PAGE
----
In England, the Past Stands
In England, the Past Stands
On April 29th, 2018, nine students, my English Program colleague Jonathan Goossen, and I took a red-eye flight to London. Over the course of the next two weeks,
- we walked the cobblestone streets that Charles Dickens walked;
- we stood (and laughed) in the yard of the Globe Theatre, as playgoers did in Shakespeare’s time;
- we gazed in awe at the beauty and grandeur of Canterbury Cathedral, where Chaucer’s pilgrims directed their steps;
- we pondered, with Wordsworth, the passage of time amidst the ruin of Tintern Abbey;
- we braced ourselves against the wind as we walked the Moors where Anne, Emily, and Charlotte Brontë trained their imaginations;
- we ducked through the door of Milton’s cottage, where the epic poet put the finishing touches on his masterpiece Paradise Lost; and
- we sat and ate and talked in The Eagle and Child, where Lewis and Tolkien drank tea and told stories to whomever turned up.
These things we did, and more. And, as time passed, it became clear to us that to travel to England is to travel into the past.
But what exactly is the past?
Canadian writer Margaret Atwood, in her novel Cat’s Eye, likens the past to a body of water: “Sometimes this comes to the surface,” she says, “sometimes that, sometimes nothing. Nothing goes away.” It’s an interesting metaphor (one I think about often), but, with all due respect to Atwood, not one that springs to my mind when I think about England. For in England, the past is not something that simply surfaces from time to time; in England, the past stands.
For hundreds of years, St. Paul’s Cathedral was the tallest building in London, and, though now surpassed in height by such skyscrapers as ‘the Gherkin’ and ‘the Shard,’ it still dominates the cityscape. It stands on the site where, nearly a millennium ago, William the Conqueror first began work on what we now call ‘Old St. Paul’s.’ It stands because of those dedicated volunteers who tirelessly snuffed out incendiaries dropped on it by German bombers in December, 1941. It stands as a witness to a deep and unfathomable past.
But St. Paul’s is not simply a monument, not simply a historical building. It is a church.
Having survived our flight and dropped our bags at London’s Southwark Travelodge, sleep-deprived and bleary-eyed, we made our way to St. Paul’s for Evensong, that quintessentially English service of songs, psalms and prayers. Upon our arrival, we were met by one of the cathedral’s vergers (think ushers), who, before seating us under the central dome, arranged that we be taken first into the south quire aisle (behind the curtain) to see John Donne.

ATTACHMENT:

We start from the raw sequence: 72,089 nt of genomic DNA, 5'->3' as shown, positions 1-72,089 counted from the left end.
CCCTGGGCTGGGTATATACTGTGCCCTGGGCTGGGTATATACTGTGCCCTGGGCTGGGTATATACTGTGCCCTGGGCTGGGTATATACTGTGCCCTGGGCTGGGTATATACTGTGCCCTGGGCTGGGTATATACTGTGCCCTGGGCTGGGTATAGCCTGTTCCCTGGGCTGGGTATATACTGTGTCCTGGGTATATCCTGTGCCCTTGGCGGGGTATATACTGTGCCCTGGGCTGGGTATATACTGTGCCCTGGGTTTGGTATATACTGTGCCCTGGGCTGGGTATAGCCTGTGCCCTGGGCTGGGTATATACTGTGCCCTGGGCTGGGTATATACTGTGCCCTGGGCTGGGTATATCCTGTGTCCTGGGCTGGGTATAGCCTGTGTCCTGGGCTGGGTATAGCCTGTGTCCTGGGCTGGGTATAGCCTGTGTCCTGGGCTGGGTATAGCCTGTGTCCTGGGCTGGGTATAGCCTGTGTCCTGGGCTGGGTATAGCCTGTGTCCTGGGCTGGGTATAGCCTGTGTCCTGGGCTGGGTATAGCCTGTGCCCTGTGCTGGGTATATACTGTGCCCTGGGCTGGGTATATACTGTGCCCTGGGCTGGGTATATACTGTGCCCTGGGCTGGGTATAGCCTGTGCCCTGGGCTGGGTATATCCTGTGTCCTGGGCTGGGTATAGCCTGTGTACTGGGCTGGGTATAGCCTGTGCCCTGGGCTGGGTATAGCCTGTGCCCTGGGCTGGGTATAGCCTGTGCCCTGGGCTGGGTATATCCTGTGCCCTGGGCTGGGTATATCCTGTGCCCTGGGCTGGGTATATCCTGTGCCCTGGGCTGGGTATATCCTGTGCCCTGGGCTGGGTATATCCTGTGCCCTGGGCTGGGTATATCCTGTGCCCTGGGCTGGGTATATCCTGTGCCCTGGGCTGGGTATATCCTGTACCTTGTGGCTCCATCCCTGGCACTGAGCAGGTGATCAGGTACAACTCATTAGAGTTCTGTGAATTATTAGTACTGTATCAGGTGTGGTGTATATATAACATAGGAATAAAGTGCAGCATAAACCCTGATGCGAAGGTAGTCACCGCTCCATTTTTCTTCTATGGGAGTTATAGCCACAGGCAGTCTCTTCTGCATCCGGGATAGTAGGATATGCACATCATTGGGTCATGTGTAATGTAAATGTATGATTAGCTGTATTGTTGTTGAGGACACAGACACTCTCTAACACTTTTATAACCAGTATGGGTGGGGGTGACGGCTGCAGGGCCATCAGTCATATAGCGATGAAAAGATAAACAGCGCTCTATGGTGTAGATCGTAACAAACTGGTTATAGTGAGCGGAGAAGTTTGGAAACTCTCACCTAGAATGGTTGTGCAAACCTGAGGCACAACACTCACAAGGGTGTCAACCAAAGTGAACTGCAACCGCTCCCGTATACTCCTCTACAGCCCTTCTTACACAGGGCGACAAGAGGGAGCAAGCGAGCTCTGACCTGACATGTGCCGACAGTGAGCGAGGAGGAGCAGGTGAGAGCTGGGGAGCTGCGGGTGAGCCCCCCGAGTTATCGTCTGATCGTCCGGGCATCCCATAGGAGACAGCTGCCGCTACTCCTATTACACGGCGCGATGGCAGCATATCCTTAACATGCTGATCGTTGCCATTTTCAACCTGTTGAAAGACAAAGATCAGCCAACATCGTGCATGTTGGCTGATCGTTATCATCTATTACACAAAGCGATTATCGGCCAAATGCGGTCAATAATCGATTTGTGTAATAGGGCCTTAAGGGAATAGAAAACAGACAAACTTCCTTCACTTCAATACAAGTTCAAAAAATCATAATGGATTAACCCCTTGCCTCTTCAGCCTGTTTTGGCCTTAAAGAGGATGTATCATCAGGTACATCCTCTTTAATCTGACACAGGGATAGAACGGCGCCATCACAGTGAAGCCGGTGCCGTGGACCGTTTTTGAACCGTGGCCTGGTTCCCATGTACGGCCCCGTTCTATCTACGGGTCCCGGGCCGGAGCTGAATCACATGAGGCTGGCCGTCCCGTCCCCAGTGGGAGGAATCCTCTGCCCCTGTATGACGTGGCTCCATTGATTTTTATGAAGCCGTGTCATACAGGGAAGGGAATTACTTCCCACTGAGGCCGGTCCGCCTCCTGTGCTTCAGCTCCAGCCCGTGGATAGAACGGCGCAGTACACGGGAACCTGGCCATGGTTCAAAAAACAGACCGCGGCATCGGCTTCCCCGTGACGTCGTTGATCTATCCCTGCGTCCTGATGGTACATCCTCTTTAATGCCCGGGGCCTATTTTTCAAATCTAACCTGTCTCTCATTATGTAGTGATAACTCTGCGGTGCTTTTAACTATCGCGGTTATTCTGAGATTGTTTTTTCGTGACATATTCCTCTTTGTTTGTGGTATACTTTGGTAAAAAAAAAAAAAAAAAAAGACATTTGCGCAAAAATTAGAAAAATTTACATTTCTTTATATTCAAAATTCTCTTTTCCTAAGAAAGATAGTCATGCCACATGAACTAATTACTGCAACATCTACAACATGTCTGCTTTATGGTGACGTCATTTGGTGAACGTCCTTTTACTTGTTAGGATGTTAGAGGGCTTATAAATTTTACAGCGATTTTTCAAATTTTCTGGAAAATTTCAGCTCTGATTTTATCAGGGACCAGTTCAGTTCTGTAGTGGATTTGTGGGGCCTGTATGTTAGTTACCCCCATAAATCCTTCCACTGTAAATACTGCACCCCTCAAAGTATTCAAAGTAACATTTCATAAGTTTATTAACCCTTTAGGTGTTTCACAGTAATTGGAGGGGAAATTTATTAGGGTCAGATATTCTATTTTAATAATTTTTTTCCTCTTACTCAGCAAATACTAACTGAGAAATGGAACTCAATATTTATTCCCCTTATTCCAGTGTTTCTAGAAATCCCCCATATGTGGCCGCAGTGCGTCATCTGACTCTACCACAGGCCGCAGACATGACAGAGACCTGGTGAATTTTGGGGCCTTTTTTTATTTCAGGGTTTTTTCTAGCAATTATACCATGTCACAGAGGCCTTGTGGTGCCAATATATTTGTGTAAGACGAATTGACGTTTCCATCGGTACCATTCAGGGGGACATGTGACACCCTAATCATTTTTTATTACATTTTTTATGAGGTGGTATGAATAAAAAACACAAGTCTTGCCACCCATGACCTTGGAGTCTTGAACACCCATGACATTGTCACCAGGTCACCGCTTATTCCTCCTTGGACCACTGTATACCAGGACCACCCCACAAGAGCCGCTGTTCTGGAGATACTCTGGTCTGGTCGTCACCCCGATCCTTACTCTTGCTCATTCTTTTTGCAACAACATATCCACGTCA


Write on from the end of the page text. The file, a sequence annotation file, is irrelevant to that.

The John Donne monument, too, bears witness to history. It was carved in the 1630s, while Donne was still alive and preaching as Dean of St. Paul’s; it is one of the few monuments in the cathedral to survive the Great Fire of 1666. You can still see the scorch marks at its base.
And like the living church in which he stands, John Donne still speaks. He speaks in his sermons; he speaks in his meditations; and he speaks in his poetry—poetry that every student who takes EN 115 at Ambrose encounters at least once.
Batter my heart, three-personed God, for you
As yet but knock, breathe, shine, and seek to mend;
That I may rise and stand, o’erthrow me, and bend
Your force to break, blow, burn, and make me new.
These words, which imagine God first as a tinkerer and then as a blacksmith, are no less applicable today than they were when Donne wrote them. They express the universal human need to be made new. And they assert that this making new is exclusively God’s work.
It is our work, by contrast, to think about—to contemplate—God’s work, both now and in history. This is, indeed, what both St. Paul’s and John Donne teach us: that the past and present are not two things, distinct or separate, but one. “No man is an island,” says Donne in one of his meditations; each and every one of us is “involved in mankind,” connected to one another, and these connections respect not the barrier of time. John Donne, long dead, speaks to me, not just because he is a great Renaissance poet, but because he is my brother in a timeless faith.
As I look back on that evening, looking up at John Donne, it seems to me that things in that moment began to come together: past and present, to be sure, but also cathedral and classroom, and body and imagination. This is what a travel study can do. This is what ours did.